• Manby, George William (1823). Journal Of A Voyage To Greenland In The Year 1821. Second edition. G & WB Whittaker.
  • Manby, George William (1830). An essay on the extinction and prevention of destructive fires. G W Manby.
  • Manby, George William (1835). An Englishman's reflections on the subject of the present disturbances, and more particularly on the matter author of them. G W Manby.
  • Manby, George William (1838). An address to the British public : with suggestions for the recovering property from sunken vessels; also, for the means for rescuing the lives of sailors from stranded vessels; and for the prevention of shipwreck; likewise, on the extinction and prevention of destructive fires; and for rescuing persons from houses enveloped in flames: and for saving from drowning persons who break through the ice. With a description and representation of apparatus used for those purposes, and instructions for their application. London: John Gathercole.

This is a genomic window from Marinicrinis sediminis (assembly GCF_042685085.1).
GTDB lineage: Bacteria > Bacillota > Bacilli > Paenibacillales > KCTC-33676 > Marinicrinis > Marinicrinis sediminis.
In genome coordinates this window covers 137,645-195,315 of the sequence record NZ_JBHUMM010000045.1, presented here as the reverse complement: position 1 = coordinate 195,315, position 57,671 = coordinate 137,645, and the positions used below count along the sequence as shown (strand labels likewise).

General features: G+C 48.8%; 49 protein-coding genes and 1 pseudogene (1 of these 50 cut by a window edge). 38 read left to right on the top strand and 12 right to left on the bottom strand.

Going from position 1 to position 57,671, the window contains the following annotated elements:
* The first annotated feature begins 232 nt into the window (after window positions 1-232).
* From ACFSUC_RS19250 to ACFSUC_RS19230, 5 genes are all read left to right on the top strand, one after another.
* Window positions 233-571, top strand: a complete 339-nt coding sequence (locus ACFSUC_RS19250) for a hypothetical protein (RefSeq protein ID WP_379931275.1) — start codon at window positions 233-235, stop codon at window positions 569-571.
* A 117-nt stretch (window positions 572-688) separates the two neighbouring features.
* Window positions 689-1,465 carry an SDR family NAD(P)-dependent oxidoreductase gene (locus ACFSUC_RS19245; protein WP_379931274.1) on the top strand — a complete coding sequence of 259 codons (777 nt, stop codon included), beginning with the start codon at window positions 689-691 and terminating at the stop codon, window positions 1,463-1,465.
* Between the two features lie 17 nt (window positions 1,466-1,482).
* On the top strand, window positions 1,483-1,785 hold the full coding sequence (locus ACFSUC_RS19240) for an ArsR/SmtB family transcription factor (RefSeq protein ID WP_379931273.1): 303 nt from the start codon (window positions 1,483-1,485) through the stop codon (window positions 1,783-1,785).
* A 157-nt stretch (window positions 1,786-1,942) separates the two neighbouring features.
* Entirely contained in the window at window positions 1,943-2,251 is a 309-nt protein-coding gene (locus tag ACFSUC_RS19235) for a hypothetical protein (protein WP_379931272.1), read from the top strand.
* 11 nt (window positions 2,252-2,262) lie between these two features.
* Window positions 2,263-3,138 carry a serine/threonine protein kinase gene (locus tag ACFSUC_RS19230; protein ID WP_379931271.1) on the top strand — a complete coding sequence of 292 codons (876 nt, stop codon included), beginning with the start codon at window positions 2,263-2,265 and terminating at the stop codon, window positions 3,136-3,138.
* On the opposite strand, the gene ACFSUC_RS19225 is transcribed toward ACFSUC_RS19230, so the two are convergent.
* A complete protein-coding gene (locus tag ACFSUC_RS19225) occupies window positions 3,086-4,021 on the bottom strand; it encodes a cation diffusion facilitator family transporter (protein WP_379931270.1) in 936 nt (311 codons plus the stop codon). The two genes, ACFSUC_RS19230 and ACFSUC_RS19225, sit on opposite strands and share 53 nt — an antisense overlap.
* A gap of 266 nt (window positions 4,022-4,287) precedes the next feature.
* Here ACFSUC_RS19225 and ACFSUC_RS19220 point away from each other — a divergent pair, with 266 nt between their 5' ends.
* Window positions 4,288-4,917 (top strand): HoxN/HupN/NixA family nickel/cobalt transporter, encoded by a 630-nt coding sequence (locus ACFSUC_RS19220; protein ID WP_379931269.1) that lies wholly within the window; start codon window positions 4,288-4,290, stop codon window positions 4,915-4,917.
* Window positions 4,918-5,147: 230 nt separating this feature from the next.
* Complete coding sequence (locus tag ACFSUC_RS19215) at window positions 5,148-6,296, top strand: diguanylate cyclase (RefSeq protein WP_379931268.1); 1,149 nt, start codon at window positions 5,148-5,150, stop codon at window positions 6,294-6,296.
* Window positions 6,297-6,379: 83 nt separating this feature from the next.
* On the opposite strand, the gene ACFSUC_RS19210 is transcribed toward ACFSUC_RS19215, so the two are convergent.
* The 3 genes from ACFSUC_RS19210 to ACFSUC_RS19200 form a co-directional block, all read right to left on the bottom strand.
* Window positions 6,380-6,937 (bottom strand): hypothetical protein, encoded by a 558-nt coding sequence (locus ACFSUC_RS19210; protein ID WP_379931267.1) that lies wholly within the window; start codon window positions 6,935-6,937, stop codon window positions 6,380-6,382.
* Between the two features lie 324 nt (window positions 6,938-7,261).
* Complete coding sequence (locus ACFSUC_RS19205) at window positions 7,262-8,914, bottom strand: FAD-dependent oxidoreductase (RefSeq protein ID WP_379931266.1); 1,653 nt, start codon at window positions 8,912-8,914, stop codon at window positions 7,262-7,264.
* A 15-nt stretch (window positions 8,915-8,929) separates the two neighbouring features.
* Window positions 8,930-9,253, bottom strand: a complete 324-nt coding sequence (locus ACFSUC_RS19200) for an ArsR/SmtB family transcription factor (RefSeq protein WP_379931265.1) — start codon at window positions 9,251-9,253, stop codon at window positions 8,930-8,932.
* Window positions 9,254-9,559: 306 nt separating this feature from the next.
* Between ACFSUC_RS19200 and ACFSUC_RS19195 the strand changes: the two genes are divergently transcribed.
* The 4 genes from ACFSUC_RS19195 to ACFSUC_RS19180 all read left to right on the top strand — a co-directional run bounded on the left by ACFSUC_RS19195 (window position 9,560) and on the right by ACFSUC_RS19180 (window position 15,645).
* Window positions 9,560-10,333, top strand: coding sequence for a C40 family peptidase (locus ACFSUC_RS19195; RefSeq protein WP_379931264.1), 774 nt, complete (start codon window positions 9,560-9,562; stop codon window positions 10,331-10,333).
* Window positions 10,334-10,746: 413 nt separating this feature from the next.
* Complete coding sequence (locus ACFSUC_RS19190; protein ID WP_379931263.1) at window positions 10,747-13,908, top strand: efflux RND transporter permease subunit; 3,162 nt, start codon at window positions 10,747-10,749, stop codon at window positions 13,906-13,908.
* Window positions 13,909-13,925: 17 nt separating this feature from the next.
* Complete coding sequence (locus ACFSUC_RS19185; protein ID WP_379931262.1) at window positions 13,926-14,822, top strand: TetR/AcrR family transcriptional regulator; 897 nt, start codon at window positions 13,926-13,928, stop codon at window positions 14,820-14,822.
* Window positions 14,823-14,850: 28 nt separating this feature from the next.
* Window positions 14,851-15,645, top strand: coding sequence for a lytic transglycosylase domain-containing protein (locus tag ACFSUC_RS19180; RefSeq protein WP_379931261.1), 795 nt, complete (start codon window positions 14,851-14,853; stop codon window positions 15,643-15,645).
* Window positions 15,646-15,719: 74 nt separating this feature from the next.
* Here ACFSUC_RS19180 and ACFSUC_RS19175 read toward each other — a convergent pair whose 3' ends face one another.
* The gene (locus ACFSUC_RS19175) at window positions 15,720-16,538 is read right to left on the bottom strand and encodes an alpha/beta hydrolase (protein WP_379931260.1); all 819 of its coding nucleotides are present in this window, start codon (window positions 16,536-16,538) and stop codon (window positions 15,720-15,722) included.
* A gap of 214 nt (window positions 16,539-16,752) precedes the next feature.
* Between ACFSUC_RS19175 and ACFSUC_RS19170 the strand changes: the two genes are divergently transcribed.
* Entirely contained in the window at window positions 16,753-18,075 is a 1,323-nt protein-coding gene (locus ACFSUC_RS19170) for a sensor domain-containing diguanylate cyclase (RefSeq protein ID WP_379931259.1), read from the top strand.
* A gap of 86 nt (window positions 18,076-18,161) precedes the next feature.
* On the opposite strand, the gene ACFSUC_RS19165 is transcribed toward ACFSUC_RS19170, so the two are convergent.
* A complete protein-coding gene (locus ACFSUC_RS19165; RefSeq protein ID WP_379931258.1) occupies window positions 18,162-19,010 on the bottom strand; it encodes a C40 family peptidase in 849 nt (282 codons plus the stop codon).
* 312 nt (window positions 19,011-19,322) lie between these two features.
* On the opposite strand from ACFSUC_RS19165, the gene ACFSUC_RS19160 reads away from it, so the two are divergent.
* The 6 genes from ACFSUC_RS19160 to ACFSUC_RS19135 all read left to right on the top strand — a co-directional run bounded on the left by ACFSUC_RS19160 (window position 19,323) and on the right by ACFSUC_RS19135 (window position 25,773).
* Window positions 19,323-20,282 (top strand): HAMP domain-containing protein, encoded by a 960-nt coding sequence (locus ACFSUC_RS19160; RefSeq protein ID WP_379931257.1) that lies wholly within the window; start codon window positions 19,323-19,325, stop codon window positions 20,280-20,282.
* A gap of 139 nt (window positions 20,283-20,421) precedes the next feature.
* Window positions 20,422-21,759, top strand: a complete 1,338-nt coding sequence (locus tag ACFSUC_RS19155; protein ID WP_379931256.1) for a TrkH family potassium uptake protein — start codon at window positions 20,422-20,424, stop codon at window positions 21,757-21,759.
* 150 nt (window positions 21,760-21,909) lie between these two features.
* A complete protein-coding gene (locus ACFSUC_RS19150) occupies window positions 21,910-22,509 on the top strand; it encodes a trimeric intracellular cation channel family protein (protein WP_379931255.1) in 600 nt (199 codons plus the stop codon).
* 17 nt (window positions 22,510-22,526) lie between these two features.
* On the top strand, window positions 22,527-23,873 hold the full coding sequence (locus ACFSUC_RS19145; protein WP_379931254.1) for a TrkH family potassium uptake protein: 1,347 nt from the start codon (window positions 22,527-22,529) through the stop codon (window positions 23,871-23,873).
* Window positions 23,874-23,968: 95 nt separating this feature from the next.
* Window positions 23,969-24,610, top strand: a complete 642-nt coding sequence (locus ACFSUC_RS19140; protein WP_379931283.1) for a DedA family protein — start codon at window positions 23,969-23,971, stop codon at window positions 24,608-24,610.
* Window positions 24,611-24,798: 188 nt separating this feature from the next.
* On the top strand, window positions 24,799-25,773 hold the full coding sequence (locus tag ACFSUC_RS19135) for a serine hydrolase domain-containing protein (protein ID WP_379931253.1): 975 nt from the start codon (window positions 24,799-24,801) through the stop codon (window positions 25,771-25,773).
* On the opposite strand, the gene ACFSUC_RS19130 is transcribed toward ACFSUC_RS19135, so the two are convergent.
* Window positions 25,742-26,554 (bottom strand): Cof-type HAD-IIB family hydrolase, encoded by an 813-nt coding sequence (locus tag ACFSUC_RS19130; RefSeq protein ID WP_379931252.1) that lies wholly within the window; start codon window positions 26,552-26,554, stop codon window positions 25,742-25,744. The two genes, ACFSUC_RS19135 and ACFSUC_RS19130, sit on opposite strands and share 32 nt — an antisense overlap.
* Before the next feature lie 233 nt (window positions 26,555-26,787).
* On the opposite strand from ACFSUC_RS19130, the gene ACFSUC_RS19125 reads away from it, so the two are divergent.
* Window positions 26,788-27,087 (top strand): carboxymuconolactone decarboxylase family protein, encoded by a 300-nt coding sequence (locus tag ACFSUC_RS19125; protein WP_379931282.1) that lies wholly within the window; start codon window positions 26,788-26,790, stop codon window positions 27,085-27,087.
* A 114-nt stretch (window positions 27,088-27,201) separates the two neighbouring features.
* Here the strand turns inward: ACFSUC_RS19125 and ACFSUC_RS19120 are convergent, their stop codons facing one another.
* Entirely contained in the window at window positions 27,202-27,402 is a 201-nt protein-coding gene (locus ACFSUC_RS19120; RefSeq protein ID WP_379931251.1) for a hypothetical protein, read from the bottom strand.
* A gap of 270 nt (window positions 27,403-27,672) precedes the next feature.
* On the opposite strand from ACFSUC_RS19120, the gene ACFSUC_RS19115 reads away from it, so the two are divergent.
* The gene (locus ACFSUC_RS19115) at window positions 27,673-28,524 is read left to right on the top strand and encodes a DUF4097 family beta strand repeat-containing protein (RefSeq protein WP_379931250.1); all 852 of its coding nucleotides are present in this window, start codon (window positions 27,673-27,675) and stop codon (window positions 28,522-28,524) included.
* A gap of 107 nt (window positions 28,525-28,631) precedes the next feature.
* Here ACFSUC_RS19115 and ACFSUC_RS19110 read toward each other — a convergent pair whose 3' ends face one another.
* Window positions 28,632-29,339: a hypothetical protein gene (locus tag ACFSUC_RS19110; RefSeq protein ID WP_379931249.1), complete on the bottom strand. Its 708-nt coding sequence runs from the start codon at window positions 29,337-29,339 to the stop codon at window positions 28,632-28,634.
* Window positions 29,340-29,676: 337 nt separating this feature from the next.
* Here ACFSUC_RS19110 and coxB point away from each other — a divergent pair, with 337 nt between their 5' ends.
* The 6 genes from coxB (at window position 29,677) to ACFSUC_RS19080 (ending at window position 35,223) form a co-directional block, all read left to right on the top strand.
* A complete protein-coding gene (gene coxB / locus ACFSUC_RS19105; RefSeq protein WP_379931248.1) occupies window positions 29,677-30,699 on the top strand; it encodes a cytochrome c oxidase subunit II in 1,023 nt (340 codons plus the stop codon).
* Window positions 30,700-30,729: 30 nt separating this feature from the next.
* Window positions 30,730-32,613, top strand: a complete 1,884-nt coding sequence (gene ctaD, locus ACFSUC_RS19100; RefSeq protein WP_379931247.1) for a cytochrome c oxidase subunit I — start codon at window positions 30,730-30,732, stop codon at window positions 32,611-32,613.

• Manby, George William (1851). Commemorative Address on the Exhibition of Works of Industry of all Nations. G W Manby.
  • Manby, George William (1851). A summary of services rendered to the state. G W Manby.
  • Manby, George William (1851). Anastatic drawings of gold and silver medals, presented by sovereigns and public bodies to Capt. George William Manby. G W Manby.

LegacyEdit

Manby's portrait was exhibited at the 1808 Royal Academy in 1808.[62] A portrait of Manby by John Philip Davis was exhibited at the 1818 Norwich Exhibitions, the picture was thought to be intended for Sir Thomas Gooch, 4th Baronet.[63]